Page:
Did you know that children are significantly more successful if their parents* are actively involved in their education? It’s proven too; study after study concludes that parental involvement in a child’s education boosts their achievements and outcomes enormously. What’s more, the boost in the child’s success is clear to see at all stages — in the short term, medium term and long term — right into adulthood. When parents are actively involved in a child’s education, that child will do better at nursery and pre-school, achieve better grades at school and go on to have more success in higher education and, ultimately, in their careers. It’s incredible, therefore, just how powerful proactive parental involvement in a child’s education can be. Let’s take a closer look at the findings.
What Did the Studies Say About Parental Involvement in Education?
There have been many studies into the role of parents in children’s education and they reach the same kinds of conclusions. We highlight some of the key findings to illustrate the point:
“Students with … parents operating in supportive roles are 52% more likely to enjoy school and get straight A’s than students whose parents are disengaged with what’s going on at school. This is especially the case during the earliest years of schooling, in Kindergarten through the 5th grade, when students with active parents are almost twice as likely to succeed.” (Pinantoan 2013)
“During the earliest years of schooling […] students with active parents are almost twice as likely to succeed.”
“The most effective forms of parent involvement are those which engage parents in working directly with their children on learning activities at home.”
“Family involvement in education helps children to grow up to be productive, responsible members of the society.”
“Parents’ involvement in their child’s learning process offers many opportunities for success [including] improvements on child’s morale, attitude, … academic achievement across all subject areas … it also promotes better behaviour and social adjustment”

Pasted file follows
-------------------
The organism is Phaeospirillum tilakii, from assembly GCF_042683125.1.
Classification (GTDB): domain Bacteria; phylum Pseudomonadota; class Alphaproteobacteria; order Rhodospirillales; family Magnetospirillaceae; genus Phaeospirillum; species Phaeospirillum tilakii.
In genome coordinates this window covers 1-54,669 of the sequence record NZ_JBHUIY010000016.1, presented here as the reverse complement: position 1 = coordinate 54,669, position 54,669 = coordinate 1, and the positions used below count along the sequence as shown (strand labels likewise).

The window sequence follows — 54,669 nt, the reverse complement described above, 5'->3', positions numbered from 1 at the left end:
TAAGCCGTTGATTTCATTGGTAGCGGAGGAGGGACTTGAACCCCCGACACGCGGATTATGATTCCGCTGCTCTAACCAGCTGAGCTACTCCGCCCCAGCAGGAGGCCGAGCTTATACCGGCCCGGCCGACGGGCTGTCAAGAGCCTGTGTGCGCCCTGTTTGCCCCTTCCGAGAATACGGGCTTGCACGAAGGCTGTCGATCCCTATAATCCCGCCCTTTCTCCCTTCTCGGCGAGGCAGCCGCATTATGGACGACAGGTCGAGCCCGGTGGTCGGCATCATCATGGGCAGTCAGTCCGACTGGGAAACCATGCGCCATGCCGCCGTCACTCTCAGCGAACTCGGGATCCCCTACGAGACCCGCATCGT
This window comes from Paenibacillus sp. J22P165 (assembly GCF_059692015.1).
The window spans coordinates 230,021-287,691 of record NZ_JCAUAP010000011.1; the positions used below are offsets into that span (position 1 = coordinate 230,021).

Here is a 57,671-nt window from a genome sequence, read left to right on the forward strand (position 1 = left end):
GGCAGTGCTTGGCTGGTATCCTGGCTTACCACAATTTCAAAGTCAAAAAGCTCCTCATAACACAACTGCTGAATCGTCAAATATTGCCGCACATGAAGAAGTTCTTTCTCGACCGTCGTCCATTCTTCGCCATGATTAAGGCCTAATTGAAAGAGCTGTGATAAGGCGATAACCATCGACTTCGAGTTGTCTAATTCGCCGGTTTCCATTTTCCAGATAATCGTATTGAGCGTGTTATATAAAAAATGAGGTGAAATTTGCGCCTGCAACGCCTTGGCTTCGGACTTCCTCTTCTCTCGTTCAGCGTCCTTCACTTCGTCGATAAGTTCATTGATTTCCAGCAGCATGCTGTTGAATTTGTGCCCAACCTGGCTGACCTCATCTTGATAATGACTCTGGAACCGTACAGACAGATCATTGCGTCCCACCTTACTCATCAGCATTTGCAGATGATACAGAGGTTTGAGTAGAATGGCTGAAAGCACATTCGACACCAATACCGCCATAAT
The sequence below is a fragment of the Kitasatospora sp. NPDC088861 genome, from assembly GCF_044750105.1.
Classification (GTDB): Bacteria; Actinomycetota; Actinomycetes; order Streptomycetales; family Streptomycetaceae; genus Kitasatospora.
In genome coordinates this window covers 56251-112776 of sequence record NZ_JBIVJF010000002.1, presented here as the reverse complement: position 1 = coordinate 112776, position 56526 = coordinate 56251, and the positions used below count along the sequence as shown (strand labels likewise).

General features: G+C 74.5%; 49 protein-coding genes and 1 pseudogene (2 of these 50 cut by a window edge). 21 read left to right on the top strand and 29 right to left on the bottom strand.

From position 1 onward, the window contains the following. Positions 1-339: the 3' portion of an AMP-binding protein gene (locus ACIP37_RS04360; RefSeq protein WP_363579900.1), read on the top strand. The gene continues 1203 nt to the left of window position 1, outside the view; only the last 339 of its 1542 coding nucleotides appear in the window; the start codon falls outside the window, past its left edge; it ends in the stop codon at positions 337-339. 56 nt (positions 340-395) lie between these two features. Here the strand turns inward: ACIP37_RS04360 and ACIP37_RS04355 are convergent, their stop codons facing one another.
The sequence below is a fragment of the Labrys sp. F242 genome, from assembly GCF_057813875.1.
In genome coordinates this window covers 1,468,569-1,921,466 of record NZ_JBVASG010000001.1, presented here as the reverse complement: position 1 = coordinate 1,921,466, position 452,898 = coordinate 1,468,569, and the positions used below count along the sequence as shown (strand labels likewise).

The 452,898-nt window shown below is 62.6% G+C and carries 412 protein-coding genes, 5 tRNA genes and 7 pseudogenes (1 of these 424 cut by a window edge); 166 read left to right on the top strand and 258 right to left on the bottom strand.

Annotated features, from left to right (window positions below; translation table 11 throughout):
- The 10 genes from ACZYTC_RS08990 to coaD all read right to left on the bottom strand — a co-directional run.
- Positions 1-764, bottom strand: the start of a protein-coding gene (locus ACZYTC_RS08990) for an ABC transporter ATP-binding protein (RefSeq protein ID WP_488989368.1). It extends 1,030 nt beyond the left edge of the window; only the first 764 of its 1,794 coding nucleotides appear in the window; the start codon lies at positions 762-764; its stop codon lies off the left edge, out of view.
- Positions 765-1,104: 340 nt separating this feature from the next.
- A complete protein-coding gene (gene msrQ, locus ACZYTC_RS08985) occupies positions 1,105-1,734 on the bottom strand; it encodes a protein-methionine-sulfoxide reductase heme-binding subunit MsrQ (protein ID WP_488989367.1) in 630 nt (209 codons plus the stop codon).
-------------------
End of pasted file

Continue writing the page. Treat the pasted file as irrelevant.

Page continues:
“The importance of [the] support system that a student gets from home is equally important as his brain power, work ethics and genetics, which all work in the accomplishment of his goal in life.”
“We found that schools would need to increase per-pupil spending by more than $1,000 in order to achieve the same results that are gained with parental involvement.”
So, How Can Parents Get Involved in a Child’s Education?
The studies conclude that parents can help children — and boost their potential for success — in several impactful ways. We have picked out a few of the most powerful and easy-to-accomplish ways below.
“The most accurate predictor of a student’s achievement in school is not income or social status, but the extent to which that student’s family is able to: (1) Create a home environment that encourages learning; (2) Express high (but not unrealistic) expectations for their children’s achievement and future careers; and (3) Become involved in their children’s education” (Henderson and Berla, 1994)
Parents can help children thrive by assisting with their learning at home. This may take the shape of reading with them, helping them with homework, encouraging learning through everyday activities (e.g. counting, using phonics and letters, problem-solving etc.) and so on. This activity is, on its own, extremely powerful.
According to studies, reading with your under-five child can boost their language skills by a staggering 20%.
To illustrate that point, just reading with them regularly can boost their language skills by a staggering 20% (we’ll write a separate post about the benefits of reading with children in due course).